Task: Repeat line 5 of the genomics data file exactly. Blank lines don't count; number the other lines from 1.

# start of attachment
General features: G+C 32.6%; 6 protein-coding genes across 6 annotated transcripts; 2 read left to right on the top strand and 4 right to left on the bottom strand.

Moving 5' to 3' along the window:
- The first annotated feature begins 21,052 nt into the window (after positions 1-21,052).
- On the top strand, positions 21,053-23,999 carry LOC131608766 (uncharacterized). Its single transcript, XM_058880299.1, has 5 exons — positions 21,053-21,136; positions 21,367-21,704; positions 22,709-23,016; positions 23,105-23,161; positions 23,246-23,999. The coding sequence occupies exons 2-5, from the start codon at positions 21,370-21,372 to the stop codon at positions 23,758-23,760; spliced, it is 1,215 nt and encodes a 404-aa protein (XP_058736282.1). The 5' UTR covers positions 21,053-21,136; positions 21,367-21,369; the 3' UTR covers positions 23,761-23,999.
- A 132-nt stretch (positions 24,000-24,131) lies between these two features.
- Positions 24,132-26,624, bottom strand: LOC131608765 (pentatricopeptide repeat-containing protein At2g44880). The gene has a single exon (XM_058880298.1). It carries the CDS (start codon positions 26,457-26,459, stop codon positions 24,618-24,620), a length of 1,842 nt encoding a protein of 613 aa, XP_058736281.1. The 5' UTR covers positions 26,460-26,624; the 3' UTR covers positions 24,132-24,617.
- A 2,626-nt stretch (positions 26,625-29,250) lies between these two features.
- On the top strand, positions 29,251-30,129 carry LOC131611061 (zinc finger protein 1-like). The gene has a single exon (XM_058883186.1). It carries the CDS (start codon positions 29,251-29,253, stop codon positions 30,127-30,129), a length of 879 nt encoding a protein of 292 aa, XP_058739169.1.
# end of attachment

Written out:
- A 132-nt stretch (positions 24,000-24,131) lies between these two features.